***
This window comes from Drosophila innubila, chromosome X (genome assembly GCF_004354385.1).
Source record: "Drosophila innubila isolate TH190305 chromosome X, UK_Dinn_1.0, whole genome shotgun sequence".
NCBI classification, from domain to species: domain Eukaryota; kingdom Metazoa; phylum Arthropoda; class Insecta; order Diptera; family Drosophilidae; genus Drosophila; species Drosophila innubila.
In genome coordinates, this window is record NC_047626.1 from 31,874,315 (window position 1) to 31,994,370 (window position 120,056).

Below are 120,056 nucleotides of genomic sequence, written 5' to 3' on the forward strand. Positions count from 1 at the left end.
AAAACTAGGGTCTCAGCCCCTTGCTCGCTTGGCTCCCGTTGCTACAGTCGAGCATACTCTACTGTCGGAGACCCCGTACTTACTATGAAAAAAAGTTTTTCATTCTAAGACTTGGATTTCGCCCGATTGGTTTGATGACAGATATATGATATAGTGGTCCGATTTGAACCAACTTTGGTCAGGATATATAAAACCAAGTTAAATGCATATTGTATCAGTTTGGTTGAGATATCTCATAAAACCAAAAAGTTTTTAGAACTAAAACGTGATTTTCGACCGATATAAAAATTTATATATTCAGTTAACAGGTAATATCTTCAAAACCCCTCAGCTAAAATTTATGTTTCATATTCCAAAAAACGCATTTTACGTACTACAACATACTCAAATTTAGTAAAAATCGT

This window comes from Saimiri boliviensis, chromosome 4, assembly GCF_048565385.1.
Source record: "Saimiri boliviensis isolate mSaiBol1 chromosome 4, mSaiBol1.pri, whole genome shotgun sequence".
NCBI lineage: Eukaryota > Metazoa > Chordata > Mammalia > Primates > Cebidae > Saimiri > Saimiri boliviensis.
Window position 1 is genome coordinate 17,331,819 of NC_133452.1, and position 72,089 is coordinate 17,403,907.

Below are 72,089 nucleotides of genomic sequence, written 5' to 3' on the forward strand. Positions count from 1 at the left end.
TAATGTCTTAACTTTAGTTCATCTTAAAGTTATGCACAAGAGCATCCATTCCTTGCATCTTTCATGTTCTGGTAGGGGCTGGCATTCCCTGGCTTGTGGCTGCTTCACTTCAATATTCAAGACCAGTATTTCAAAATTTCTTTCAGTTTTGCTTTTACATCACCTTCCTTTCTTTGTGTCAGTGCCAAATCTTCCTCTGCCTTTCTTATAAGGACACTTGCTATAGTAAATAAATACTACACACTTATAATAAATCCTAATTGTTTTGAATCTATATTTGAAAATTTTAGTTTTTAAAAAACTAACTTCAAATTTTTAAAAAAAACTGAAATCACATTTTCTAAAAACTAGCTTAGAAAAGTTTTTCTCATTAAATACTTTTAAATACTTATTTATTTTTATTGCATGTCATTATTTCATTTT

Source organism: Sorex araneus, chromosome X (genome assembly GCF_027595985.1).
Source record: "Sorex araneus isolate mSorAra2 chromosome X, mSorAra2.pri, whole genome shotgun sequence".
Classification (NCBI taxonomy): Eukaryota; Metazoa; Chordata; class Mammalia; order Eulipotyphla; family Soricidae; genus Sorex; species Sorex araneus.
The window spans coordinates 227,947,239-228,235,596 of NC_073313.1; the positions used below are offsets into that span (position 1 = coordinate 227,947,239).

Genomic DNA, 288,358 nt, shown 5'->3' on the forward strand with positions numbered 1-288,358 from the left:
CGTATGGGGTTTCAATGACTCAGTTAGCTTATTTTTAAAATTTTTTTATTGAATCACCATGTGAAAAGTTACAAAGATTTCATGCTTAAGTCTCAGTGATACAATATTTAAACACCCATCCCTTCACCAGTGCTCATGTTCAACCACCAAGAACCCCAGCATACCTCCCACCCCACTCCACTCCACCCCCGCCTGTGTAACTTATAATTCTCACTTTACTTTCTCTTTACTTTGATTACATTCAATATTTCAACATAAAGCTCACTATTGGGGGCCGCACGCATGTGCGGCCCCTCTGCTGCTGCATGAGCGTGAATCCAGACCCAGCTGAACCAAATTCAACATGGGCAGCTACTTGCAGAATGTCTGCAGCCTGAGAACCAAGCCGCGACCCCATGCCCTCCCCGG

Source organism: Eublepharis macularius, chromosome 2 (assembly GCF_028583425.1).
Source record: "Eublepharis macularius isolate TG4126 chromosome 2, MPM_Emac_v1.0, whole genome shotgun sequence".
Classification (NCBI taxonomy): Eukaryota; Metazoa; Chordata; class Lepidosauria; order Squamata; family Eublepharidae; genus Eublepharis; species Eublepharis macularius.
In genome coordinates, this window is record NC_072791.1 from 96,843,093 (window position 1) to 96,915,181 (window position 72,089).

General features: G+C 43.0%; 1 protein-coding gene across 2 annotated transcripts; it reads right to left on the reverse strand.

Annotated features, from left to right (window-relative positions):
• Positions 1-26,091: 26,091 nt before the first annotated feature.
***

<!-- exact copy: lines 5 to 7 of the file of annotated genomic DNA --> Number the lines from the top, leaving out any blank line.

Below are 120,056 nucleotides of genomic sequence, written 5' to 3' on the forward strand. Positions count from 1 at the left end.
AAAACTAGGGTCTCAGCCCCTTGCTCGCTTGGCTCCCGTTGCTACAGTCGAGCATACTCTACTGTCGGAGACCCCGTACTTACTATGAAAAAAAGTTTTTCATTCTAAGACTTGGATTTCGCCCGATTGGTTTGATGACAGATATATGATATAGTGGTCCGATTTGAACCAACTTTGGTCAGGATATATAAAACCAAGTTAAATGCATATTGTATCAGTTTGGTTGAGATATCTCATAAAACCAAAAAGTTTTTAGAACTAAAACGTGATTTTCGACCGATATAAAAATTTATATATTCAGTTAACAGGTAATATCTTCAAAACCCCTCAGCTAAAATTTATGTTTCATATTCCAAAAAACGCATTTTACGTACTACAACATACTCAAATTTAGTAAAAATCGT

This window comes from Saimiri boliviensis, chromosome 4, assembly GCF_048565385.1.